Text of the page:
The Open Championship will always be my favorite tournament of the year. I love the unique challenge of links golf: the type of shots you have to play and how you have to adapt your game to suit the conditions. Links golf has always been a pretty good fit with my game.
It’ll be great to go back to Turnberry after so many years. We last played the Open there in 1994, when my good friend Nick Price finally got both hands on the Claret Jug. He said in his speech that he’d had one hand on the trophy a couple of times in his career.
I felt the same way before I won my Open at Muirfield in 2002. Those near-misses, as painful as they are at the time, somehow make victory that much sweeter.
We had a good party for Nick in the Turnberry Hotel afterward. And eight years later when I won my Open, Nick was the first to spray me with Champagne. I walked into the clubhouse after my press conference and he was hiding behind the door. He jumped out and just let me have it!
When I came to Turnberry in 1994, I was still floating three feet off the ground after having just won my first major championship, the U.S. Open at Oakmont.
I shot three straight 69s, which wasn’t a million miles off the pace, but conditions were pretty good and it had been a week of low scoring. I was six shots behind, so I knew I’d have to shoot lights out on Sunday.
Nick was the one who did that, shooting 66 while I signed for a final-round 71. I was watching on television when he eagled the par-5 17th. Man, we heard the cheers from inside the hotel. Then Jesper Parnevik—the poor guy—bogeyed the last to lose by a shot.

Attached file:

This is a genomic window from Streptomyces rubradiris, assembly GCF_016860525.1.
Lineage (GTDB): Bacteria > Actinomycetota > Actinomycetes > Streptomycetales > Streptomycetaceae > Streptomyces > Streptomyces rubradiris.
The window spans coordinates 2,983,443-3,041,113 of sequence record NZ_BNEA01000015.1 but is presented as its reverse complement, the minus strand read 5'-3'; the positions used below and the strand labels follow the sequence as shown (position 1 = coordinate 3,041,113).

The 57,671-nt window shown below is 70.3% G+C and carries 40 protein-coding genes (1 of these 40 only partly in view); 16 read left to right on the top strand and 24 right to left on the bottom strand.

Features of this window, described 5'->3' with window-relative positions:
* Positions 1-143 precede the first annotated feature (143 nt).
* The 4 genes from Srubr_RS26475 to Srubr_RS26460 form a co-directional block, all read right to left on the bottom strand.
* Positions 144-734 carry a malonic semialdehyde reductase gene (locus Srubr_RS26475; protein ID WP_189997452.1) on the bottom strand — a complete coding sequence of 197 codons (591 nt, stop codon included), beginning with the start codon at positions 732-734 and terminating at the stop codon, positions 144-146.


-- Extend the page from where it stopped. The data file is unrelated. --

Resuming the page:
Turnberry always seems to host great Opens. The Jack Nicklaus-Tom Watson shootout, the so-called “Duel in the Sun,” is maybe the greatest of them all. Then we had Greg Norman winning his first Open in 1986 and of course Nick winning eight years later; both were probably the best players in the world at the time of winning.
I’ll play a couple of practice rounds at Turnberry prior to the Open. The new owner, Leisurecorp, wants the course to be perfect so they closed the course on November 1, much earlier than usual.
I expect Turnberry to be in incredible condition, and I know there have been some changes: new tees that extended the course by 247 yards, 23 new bunkers and some subtle changes to the line of play.
Turnberry’s signature hole, the spectacular 456-yard 10th, has been reshaped so the fairway is closer to the coastline. At 489 yards, the 3rd hole is 27 yards longer and the 559-yard 17th is 61 yards longer. The 17th also now has some pot bunkers guarding the green that will affect a player’s strategy. The new hazards are quite severe; there is no guarantee of even finding the green with the recovery shot. The bunkers will make players think twice before going for the green in two.
Perhaps the biggest change is on the 455-yard 16th, where the fairway has been shifted 40 yards to the left so it plays like more of a dogleg now. But we’ll still have that tricky second shot over the stream. That always catches a few people.
With the right weather—sunny and breezy—there’s no better place in golf. I don’t think anyone can deny that Turnberry is the most beautiful golf course on the Open rota. With its proximity to the sea, some of the views are very special.
My Open win at Muirfield is the highlight of my career so far. Winning a second Open at Turnberry might just top it.
﻿The 2002 British Open winner looks at the changes to scenic Turnberry, which hosts golf's third major for the first time in 15 years
By: Ernie Els